Whilst back 'darn sarf' for a few days, it would seem like madness to miss out on the LNHS monthly survey at Bookham Common during a fantastic spell of good weather.
I joined Seth Gibson outside Leatherhead station, and we carried on to Bookham to meet Stuart Cole and Duncan Sivell (Diptera curator at the Natural History Museum) for the survey. There was plenty of invertebrate activity to keep us busy in the glorious sunshine- early season hoverflies, butterflies and bees were all out in force. I had dozens of new species pointed out to me, from obscure parasitic lichens to a tiny bark beetle that has colonised Britain all the way from Australia. However, the most interesting invertebrate we recorded had to be this small fly, Norellia spinipes, which frequented a small patch of flowering Daffodils by the LNHS hut for much of the day.
|Norellia spinipes on its foodplant.|
Also known as Daffodil Fly, past records of N. spinipes have been very thin on the ground since the species' initial discovery in Britain around half a century ago. Indeed, Seth (who first spotted the fly) only came to know about its existence a few days ago, after stumbling across an old internet forum post requesting further records of the species. Jumping into action in a way that only a pan-species lister could, he shared the link on the PSL Facebook page, and within hours several members had already found the fly in various locations around the country. By the end of our session at Bookham, we clocked up these 'rare' flies on almost every patch of daffodils searched, and from the number of sightings that have been made in the past couple of days alone, it appears that Daffodil Fly may not be as much of a rarity as first assumed.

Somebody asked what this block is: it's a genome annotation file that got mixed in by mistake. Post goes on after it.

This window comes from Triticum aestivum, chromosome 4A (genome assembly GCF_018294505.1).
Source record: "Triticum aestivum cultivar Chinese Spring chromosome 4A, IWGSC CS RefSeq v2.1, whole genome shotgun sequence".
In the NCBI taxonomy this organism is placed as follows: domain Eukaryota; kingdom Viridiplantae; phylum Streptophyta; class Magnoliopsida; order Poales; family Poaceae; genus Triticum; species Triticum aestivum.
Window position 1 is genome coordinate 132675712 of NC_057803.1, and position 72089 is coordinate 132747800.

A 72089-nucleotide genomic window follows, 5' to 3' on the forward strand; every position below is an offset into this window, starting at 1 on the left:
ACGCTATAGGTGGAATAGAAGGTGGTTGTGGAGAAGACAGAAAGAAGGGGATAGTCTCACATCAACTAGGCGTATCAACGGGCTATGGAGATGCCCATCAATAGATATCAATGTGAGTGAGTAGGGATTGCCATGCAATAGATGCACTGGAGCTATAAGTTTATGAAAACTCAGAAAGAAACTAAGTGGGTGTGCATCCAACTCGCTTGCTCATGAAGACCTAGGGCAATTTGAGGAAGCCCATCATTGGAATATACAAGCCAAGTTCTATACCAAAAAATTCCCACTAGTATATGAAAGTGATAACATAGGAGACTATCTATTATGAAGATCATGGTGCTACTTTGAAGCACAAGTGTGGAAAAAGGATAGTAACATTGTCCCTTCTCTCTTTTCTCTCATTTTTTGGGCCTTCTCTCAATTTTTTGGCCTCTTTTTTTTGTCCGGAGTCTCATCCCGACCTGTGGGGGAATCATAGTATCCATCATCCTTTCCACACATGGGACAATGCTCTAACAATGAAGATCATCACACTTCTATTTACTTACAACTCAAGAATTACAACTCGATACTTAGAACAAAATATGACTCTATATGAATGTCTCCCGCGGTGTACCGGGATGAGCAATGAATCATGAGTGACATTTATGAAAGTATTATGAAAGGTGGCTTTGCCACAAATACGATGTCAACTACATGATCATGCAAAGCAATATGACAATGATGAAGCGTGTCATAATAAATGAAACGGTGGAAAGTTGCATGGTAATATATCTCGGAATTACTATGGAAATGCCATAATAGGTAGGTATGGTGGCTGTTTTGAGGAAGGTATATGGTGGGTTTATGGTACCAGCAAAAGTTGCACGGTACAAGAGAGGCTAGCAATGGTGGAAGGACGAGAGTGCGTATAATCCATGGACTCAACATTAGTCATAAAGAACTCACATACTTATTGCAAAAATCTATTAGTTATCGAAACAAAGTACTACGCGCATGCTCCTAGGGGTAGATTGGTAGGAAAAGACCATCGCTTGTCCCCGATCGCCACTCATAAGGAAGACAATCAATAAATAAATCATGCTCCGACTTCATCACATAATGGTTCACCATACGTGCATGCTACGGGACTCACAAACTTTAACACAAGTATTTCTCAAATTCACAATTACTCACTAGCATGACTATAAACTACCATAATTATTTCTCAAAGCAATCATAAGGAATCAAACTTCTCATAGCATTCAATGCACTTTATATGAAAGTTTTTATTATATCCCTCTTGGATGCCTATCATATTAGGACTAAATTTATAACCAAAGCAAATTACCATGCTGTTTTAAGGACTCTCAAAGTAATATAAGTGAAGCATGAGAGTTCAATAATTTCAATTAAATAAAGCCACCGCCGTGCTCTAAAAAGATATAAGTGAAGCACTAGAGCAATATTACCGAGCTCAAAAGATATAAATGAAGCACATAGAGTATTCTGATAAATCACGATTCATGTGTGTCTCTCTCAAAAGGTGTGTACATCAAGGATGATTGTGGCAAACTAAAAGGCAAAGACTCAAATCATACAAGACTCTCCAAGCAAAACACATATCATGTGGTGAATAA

If you haven't done so already, get out into the sun and take a closer look at the Daffodils in your gardens- you'll probably find a lonely, neglected fly waiting to be acknowledged.